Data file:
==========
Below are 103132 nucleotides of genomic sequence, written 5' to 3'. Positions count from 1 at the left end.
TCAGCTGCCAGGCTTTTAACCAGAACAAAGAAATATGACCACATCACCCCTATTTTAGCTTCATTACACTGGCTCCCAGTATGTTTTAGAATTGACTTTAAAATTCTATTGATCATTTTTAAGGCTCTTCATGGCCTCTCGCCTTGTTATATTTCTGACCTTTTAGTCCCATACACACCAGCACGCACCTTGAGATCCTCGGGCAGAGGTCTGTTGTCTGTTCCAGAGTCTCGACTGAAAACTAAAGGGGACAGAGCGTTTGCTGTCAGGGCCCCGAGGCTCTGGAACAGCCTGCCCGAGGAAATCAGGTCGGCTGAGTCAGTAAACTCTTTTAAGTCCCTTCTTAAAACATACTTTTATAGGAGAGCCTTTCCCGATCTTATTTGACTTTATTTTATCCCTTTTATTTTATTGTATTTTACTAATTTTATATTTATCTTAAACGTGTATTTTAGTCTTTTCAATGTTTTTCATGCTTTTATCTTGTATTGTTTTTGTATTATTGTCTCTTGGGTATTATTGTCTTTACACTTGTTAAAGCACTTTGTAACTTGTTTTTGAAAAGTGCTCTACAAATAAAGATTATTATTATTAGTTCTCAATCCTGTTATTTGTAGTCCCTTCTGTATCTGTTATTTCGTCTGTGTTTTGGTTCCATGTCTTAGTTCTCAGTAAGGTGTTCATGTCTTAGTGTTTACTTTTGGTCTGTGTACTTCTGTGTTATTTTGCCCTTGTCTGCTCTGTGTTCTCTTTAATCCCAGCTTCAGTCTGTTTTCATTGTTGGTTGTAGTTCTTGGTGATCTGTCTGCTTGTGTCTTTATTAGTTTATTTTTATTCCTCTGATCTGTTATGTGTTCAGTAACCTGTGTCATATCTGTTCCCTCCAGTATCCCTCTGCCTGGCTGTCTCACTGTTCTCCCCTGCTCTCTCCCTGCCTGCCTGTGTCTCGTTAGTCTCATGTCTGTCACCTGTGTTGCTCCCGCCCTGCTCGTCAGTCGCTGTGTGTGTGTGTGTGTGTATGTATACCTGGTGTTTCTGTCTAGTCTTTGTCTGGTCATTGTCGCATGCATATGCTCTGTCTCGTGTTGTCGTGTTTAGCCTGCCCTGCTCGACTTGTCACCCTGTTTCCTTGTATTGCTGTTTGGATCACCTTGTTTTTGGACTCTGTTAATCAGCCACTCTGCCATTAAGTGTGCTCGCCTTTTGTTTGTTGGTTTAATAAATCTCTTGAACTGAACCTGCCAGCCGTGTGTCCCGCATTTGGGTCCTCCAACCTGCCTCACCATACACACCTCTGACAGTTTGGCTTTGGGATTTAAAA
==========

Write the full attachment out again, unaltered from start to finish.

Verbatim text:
Below are 103132 nucleotides of genomic sequence, written 5' to 3'. Positions count from 1 at the left end.
TCAGCTGCCAGGCTTTTAACCAGAACAAAGAAATATGACCACATCACCCCTATTTTAGCTTCATTACACTGGCTCCCAGTATGTTTTAGAATTGACTTTAAAATTCTATTGATCATTTTTAAGGCTCTTCATGGCCTCTCGCCTTGTTATATTTCTGACCTTTTAGTCCCATACACACCAGCACGCACCTTGAGATCCTCGGGCAGAGGTCTGTTGTCTGTTCCAGAGTCTCGACTGAAAACTAAAGGGGACAGAGCGTTTGCTGTCAGGGCCCCGAGGCTCTGGAACAGCCTGCCCGAGGAAATCAGGTCGGCTGAGTCAGTAAACTCTTTTAAGTCCCTTCTTAAAACATACTTTTATAGGAGAGCCTTTCCCGATCTTATTTGACTTTATTTTATCCCTTTTATTTTATTGTATTTTACTAATTTTATATTTATCTTAAACGTGTATTTTAGTCTTTTCAATGTTTTTCATGCTTTTATCTTGTATTGTTTTTGTATTATTGTCTCTTGGGTATTATTGTCTTTACACTTGTTAAAGCACTTTGTAACTTGTTTTTGAAAAGTGCTCTACAAATAAAGATTATTATTATTAGTTCTCAATCCTGTTATTTGTAGTCCCTTCTGTATCTGTTATTTCGTCTGTGTTTTGGTTCCATGTCTTAGTTCTCAGTAAGGTGTTCATGTCTTAGTGTTTACTTTTGGTCTGTGTACTTCTGTGTTATTTTGCCCTTGTCTGCTCTGTGTTCTCTTTAATCCCAGCTTCAGTCTGTTTTCATTGTTGGTTGTAGTTCTTGGTGATCTGTCTGCTTGTGTCTTTATTAGTTTATTTTTATTCCTCTGATCTGTTATGTGTTCAGTAACCTGTGTCATATCTGTTCCCTCCAGTATCCCTCTGCCTGGCTGTCTCACTGTTCTCCCCTGCTCTCTCCCTGCCTGCCTGTGTCTCGTTAGTCTCATGTCTGTCACCTGTGTTGCTCCCGCCCTGCTCGTCAGTCGCTGTGTGTGTGTGTGTGTGTATGTATACCTGGTGTTTCTGTCTAGTCTTTGTCTGGTCATTGTCGCATGCATATGCTCTGTCTCGTGTTGTCGTGTTTAGCCTGCCCTGCTCGACTTGTCACCCTGTTTCCTTGTATTGCTGTTTGGATCACCTTGTTTTTGGACTCTGTTAATCAGCCACTCTGCCATTAAGTGTGCTCGCCTTTTGTTTGTTGGTTTAATAAATCTCTTGAACTGAACCTGCCAGCCGTGTGTCCCGCATTTGGGTCCTCCAACCTGCCTCACCATACACACCTCTGACAGTTTGGCTTTGGGATTTAAAA